Acts 23:6  But when Paul perceived that the one part were Sadducees, and the other Pharisees, he cried out in the council, Men and brethren, I am a Pharisee, the son of a Pharisee: of the hope and resurrection of the dead I am called in question…8  For the Sadducees say that there is no resurrection, neither angel, nor spirit: but the Pharisees confess both.

Acts 24:15  And have hope toward God, which they themselves also allow, that there shall be a resurrection of the dead, both of the just and unjust…21  Except it be for this one voice, that I cried standing among them, Touching the resurrection of the dead I am called in question by you this day.

The Resurrection is the primary doctrine of Christianity, for without it, saying that Jesus Christ was God means nothing. Without the Resurrection, belief in the judgment of sin in eternity is a stupid and vain oppression of the spirit of man. If we die and cease to exist we have nothing but self-righteousness in this life if we are religious.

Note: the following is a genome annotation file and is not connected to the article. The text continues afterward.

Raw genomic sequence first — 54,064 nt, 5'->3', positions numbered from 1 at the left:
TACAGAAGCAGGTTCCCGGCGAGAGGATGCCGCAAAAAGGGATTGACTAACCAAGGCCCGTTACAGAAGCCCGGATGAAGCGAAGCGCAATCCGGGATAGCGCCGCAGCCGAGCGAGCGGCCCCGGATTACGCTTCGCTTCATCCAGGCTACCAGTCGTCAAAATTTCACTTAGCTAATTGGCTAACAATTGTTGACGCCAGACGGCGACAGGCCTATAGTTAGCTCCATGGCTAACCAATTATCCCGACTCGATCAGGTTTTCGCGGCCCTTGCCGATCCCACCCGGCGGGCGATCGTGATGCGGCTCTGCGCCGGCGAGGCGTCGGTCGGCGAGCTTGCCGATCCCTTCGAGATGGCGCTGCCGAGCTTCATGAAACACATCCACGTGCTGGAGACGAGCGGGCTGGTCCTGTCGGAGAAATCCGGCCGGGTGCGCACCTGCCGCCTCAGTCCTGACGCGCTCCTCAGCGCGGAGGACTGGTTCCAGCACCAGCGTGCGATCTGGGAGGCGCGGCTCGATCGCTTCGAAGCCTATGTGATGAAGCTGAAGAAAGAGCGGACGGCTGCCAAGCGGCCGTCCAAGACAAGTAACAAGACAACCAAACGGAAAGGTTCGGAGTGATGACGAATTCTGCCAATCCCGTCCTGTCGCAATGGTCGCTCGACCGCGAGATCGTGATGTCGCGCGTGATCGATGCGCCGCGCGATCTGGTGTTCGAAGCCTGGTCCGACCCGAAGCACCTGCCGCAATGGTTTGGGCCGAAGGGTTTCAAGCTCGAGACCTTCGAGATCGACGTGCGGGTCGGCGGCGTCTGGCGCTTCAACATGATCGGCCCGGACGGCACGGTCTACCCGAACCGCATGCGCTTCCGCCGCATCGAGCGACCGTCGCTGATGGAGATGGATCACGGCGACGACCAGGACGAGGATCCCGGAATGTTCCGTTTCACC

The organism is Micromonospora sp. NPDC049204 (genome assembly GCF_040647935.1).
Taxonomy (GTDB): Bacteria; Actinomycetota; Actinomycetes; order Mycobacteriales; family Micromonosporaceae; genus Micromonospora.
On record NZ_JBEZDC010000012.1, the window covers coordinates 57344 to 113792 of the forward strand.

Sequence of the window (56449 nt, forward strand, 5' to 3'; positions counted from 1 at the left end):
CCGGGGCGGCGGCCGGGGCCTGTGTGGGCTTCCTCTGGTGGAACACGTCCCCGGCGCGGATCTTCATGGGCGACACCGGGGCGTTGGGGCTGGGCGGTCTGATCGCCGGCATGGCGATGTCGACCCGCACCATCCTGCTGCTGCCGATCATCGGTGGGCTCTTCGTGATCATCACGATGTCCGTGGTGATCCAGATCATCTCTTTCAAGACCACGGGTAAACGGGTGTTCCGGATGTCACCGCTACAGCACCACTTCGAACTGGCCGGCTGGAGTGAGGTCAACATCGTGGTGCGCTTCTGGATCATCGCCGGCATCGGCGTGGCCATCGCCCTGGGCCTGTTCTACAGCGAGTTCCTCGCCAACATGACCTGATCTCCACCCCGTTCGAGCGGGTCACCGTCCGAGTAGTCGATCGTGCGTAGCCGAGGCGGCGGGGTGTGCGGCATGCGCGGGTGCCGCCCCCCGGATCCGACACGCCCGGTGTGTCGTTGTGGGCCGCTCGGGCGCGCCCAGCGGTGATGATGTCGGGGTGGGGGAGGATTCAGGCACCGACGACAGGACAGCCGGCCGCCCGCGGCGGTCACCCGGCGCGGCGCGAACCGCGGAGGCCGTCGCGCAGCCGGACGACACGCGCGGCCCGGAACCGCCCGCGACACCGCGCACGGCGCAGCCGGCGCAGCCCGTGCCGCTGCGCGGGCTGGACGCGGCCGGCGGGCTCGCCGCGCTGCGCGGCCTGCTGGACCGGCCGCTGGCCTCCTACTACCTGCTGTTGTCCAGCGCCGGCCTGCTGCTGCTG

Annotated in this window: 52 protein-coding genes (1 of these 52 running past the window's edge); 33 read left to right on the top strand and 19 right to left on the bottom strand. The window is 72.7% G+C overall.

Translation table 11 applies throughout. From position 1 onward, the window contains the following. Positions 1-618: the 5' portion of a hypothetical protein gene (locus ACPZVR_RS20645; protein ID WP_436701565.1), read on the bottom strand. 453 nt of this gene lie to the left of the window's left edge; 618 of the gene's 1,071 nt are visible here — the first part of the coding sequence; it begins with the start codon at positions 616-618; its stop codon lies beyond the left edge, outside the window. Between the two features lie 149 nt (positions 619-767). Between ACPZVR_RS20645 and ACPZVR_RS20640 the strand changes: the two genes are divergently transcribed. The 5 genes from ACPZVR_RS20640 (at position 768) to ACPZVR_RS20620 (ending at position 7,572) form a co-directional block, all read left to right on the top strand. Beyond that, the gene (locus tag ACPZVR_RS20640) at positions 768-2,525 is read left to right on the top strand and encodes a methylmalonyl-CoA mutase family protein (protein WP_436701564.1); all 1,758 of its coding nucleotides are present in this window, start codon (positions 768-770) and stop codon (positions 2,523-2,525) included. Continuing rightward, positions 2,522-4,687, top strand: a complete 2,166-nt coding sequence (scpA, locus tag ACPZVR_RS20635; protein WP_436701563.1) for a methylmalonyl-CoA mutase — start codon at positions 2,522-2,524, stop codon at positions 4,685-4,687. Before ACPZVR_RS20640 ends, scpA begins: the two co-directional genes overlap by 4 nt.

Paul said it like this;

1Corinthians 15:12 ¶  Now if Christ be preached that he rose from the dead, how say some among you that there is no resurrection of the dead? 13  But if there be no resurrection of the dead, then is Christ not risen: 14  And if Christ be not risen, then is our preaching vain, and your faith is also vain. 15  Yea, and we are found false witnesses of God; because we have testified of God that he raised up Christ: whom he raised not up, if so be that the dead rise not. 16  For if the dead rise not, then is not Christ raised: 17  And if Christ be not raised, your faith is vain; ye are yet in your sins. 18  Then they also which are fallen asleep in Christ are perished. 19  If in this life only we have hope in Christ, we are of all men most miserable.